Such a comparison may be a bit surprising, considering that the state required Jenkins-White Elementary School to undergo restructuring in 2004 after years of languishing on the "needs improvement" list.
But last year, the school was off the list, and last summer state officials gave approval for it to become a charter school.
Since then, Dr. Tutt has involved parents and the community in the school's restructuring, and this evening it will be open to the community at large during a weeklong celebration of National Charter School Week activities.
As part of the week's festivities, schoolchildren had a field day, which came on the heels of last week's state testing. They hopped around in sacks, played tug-of-war and competed in relay races.
"It's pretty challenging, but it's fun," Caitlen Prince, 8, said.
And Beyonce Johnson, 8, agreed, saying it was fun to work out.
But children weren't the only ones enjoying the activities. Many parents also were at the school.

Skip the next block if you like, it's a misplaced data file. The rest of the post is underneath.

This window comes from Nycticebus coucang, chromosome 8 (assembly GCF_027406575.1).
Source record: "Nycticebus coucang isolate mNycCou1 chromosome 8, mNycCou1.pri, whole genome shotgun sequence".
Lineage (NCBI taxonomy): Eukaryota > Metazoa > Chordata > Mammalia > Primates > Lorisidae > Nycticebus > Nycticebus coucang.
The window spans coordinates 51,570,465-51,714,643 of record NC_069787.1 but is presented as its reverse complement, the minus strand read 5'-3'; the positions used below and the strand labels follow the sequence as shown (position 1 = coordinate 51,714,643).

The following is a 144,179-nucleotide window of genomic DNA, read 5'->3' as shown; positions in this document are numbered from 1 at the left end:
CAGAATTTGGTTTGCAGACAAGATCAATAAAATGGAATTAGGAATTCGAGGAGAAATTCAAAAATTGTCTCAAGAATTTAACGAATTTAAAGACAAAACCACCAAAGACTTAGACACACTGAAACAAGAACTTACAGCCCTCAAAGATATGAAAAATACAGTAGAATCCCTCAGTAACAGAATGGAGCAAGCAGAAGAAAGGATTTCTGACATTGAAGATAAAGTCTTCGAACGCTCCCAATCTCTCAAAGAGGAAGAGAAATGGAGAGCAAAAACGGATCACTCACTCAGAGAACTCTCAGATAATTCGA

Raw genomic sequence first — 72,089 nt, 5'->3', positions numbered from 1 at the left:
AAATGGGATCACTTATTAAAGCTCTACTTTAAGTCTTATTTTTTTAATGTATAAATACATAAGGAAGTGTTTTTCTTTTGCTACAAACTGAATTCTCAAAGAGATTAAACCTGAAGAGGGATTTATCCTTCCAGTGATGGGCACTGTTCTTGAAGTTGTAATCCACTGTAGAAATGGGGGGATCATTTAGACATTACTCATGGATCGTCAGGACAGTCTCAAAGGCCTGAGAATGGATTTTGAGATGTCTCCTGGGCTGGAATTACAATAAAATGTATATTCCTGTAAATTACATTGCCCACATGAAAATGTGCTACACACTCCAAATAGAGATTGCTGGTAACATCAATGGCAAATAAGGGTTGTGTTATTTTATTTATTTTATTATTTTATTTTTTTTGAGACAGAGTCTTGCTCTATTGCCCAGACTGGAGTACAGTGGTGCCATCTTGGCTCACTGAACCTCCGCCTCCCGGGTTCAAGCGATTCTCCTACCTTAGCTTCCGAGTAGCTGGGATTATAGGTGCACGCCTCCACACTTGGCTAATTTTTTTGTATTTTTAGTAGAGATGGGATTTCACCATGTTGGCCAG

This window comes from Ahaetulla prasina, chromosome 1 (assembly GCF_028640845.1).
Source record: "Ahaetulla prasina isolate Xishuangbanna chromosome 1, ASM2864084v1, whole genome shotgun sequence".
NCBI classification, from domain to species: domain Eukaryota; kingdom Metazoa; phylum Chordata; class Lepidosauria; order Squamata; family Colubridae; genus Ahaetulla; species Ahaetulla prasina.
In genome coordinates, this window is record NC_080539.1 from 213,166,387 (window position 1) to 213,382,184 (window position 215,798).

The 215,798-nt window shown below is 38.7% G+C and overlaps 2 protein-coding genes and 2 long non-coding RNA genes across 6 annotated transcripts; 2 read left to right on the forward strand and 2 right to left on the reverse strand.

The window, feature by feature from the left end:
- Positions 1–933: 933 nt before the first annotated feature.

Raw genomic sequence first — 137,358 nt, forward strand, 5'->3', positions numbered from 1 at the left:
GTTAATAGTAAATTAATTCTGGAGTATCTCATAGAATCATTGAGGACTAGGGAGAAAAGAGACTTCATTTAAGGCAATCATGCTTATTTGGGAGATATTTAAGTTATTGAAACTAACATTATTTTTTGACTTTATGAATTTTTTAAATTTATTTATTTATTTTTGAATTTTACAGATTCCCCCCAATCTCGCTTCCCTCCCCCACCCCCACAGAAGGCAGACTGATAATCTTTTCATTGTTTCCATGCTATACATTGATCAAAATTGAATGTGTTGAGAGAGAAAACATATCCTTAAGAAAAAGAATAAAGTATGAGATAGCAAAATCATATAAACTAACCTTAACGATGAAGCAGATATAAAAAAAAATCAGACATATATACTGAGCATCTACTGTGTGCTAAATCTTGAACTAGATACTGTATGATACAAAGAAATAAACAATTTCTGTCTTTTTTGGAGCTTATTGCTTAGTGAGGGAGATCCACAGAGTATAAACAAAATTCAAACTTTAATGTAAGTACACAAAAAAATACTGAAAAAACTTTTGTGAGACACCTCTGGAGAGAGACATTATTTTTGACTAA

"It's very important to me that the community get involved because basically it's a home away from home," Nelva Ridley said as she watched her son pull on the rope.
Parent and teacher Angeline Andrews-Milton said things are looking up at the school and she is proud of the changes taking place.
"It feels a whole lot better this year," she said.
Mrs. Andrews-Milton cited more small-group instruction and after-school tutoring for children in first through fifth grades.
A year ago, Dr. Tutt and other school officials spent much of their time answering questions from the Department of Education as Jenkins-White's charter application crept through the approval process.
"That's a huge burden lifted," she said.
As part of the plan, Jenkins-White is preparing to be the first elementary school in Richmond County to offer the International Baccalaureate Programme, which will provide a world class curriculum and Spanish classes to all pupils.
Reach Greg Gelpi at (706) 828-3851 or email@example.com.